The weirdest camera concoction?!

Discussion in 'Camera Building, Repairs & Modification' started by Marco B, Nov 18, 2008.

  1. Marco B

    Marco B Member

    Messages:
    2,981
    Joined:
    Jan 13, 2005
    Location:
    The Netherla
    Shooter:
    Multi Format
    Hi all,

    I thought it might be fun to make a thread showing weird camera concoctions, after reading an article in a Dutch magazine showing work by a fellow called Fotoopa ("Photo-granddad").

    *** If you have a contribution, post a picture or link to it in this thread! :smile: Please only links to bizar, fun or ingenious camera concoctions please! ***

    So, what did I find:

    Ok, we've all seen remotely triggered camera setups from the African wilderness, so nothing new on the horizon you would think, but what about this :D:

    http://www.pbase.com/fotoopa/image/95885886

    And "Fotoopa" in action :D

    http://www.pbase.com/fotoopa/image/96689951


    It's an automatically triggered macro-setup for photographing insects in flight!

    For more details and photo-examples, see here:

    http://www.pbase.com/fotoopa/equipment

    Marco
     
    Last edited by a moderator: Nov 18, 2008
  2. Marco B

    Marco B Member

    Messages:
    2,981
    Joined:
    Jan 13, 2005
    Location:
    The Netherla
    Shooter:
    Multi Format
    Ok, another contribution by myself, based on an article in the Dutch Camera Magazine:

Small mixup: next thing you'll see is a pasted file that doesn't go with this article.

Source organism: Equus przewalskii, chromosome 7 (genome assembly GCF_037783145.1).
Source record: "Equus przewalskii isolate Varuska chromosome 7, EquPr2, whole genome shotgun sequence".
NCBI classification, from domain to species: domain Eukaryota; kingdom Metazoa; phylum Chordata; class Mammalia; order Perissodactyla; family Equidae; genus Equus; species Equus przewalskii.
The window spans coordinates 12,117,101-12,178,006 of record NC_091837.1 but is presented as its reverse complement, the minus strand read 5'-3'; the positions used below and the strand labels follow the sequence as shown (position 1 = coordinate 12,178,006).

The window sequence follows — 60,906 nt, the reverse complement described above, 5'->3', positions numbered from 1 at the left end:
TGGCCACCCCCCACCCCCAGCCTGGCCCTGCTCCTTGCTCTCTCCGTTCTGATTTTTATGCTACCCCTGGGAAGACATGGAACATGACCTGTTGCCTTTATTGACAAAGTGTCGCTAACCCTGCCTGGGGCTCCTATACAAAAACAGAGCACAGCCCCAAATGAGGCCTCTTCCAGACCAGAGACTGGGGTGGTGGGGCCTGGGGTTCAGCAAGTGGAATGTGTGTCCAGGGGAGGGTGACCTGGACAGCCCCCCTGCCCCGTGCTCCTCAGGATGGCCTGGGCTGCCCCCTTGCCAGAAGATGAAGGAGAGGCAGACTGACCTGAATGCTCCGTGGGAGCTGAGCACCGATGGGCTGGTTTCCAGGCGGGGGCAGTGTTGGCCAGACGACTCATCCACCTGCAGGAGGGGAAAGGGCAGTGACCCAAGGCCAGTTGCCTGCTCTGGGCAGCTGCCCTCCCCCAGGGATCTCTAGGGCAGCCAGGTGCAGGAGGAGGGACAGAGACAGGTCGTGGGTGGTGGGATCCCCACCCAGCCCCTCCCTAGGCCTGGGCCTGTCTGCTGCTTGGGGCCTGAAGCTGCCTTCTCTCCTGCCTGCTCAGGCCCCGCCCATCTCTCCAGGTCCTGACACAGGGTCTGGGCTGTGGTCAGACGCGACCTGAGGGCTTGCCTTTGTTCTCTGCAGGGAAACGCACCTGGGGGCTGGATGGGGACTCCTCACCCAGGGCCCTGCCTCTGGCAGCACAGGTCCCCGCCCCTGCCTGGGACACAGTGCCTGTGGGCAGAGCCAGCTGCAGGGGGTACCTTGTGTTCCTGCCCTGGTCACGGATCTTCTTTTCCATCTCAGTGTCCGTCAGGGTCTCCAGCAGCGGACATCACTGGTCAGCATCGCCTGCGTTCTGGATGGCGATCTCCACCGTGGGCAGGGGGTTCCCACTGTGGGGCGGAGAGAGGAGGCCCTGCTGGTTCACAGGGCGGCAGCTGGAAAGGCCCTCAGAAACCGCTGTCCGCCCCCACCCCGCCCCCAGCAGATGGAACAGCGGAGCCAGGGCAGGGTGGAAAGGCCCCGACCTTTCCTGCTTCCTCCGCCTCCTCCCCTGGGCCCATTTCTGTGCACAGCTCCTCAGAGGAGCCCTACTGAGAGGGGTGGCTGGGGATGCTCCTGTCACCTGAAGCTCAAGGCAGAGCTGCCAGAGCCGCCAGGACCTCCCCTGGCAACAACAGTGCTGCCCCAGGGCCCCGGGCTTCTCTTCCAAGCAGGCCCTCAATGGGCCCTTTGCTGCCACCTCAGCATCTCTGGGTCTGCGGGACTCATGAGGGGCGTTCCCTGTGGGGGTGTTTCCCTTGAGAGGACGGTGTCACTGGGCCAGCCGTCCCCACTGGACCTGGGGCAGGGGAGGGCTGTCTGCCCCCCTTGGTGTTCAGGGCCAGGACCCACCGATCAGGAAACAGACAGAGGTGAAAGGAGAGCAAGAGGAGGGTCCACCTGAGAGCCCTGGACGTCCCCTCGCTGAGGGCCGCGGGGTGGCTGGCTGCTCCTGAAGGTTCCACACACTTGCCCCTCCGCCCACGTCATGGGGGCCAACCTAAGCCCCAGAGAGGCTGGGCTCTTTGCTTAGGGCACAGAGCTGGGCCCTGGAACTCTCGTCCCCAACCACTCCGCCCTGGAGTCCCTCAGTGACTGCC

[​IMG]

    Sorry for the appalling image quality, it is a scan of a very bad photocopy. Apparently, this was a Nikon made 5m(!) :surprised: focal length 4x5" LF camera mounted on a truck used to photograph a grenade hitting it's target... Talking about "shooting a picture" :tongue:

    The camera used an F5 500cm lens... at least according to the article, but would that even be possible :confused:
     
  3. ic-racer

    ic-racer Member

    Messages:
    7,470
    Joined:
    Feb 25, 2007
    Location:
    Midwest USA
    Shooter:
    Multi Format
    Here is the other extreme: A flying insect robot with a camera in its nose.
    [​IMG]
     
  4. SuzanneR

    SuzanneR Moderator Staff Member Moderator

    Messages:
    5,888
    Joined:
    Sep 14, 2004
    Location:
    Massachusetts
    Shooter:
    Multi Format

    Attached Files:

  5. Marco B

    Marco B Member

    Messages:
    2,981
    Joined:
    Jan 13, 2005
    Location:
    The Netherla
    Shooter:
    Multi Format
    Nice ones, Suzanne and IC-racer!
     
  6. bhorn

    bhorn Member

    Messages:
    14
    Joined:
    Oct 31, 2008
    Shooter:
    Sub 35mm
  7. aparat

    aparat Member

    Messages:
    428
    Joined:
    Sep 5, 2007
    Location:
    Saint Paul,
    Shooter:
    Medium Format
  8. vdonovan

    vdonovan Subscriber

    Messages:
    503
    Joined:
    Jan 8, 2008
    Location:
    San Francisc
    Shooter:
    Large Format
  9. JBrunner

    JBrunner Moderator Staff Member Moderator

    Messages:
    7,075
    Joined:
    Dec 14, 2005
    Location:
    Basin and Range Province
    Shooter:
    8x10 Format
  10. bnstein

    bnstein Member

    Messages:
    133
    Joined:
    Oct 9, 2007
    Location:
    australia
    Shooter:
    Large Format
  11. Alexander Ghaffari

    Alexander Ghaffari Member

    Messages:
    224
    Joined:
    Nov 6, 2008
    Location:
    Cincinnati,
    Shooter:
    Medium Format
    "This video is no longer available due to a copyright claim by KQED"

    Aww...bnstein, your video is gone.

    JBrunner, interesting cameras.
     
  12. Marco B

    Marco B Member

    Messages:
    2,981
    Joined:
    Jan 13, 2005